Researchers have every right to investigate how the company’s data is used by advertisers
Facebook wants you to know that it’s being transparent about political ads, requiring advertisers to verify their identity and to show who paid for an ad.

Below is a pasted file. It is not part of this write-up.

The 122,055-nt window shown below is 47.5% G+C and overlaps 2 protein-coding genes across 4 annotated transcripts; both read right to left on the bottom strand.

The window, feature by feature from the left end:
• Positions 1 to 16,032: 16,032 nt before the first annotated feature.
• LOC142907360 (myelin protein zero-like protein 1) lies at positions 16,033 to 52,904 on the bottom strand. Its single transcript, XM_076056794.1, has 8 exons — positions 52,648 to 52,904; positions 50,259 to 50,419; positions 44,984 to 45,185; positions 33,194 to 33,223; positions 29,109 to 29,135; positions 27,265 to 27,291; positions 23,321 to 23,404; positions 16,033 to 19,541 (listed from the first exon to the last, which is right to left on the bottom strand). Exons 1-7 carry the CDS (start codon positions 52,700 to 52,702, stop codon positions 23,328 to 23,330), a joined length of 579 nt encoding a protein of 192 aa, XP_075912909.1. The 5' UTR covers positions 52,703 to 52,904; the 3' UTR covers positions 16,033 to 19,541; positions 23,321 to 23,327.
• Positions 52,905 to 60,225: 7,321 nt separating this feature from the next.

But it doesn’t want to be too transparent. It has sent cease and desist letters to two New York University researchers, Laura Edelson and Damon McCoy, part of the Online Political Transparency Project, who are investigating how people are targeted by ads. They helped develop a browser plug-in called Ad Observer, which allows people voluntarily to share data about political ads on Facebook. Edelson and McCoy are particularly interested in two aspects of political ads that Facebook won’t publicly discuss – how particular people are targeted and how campaigns craft messages based on criteria such as race or age.
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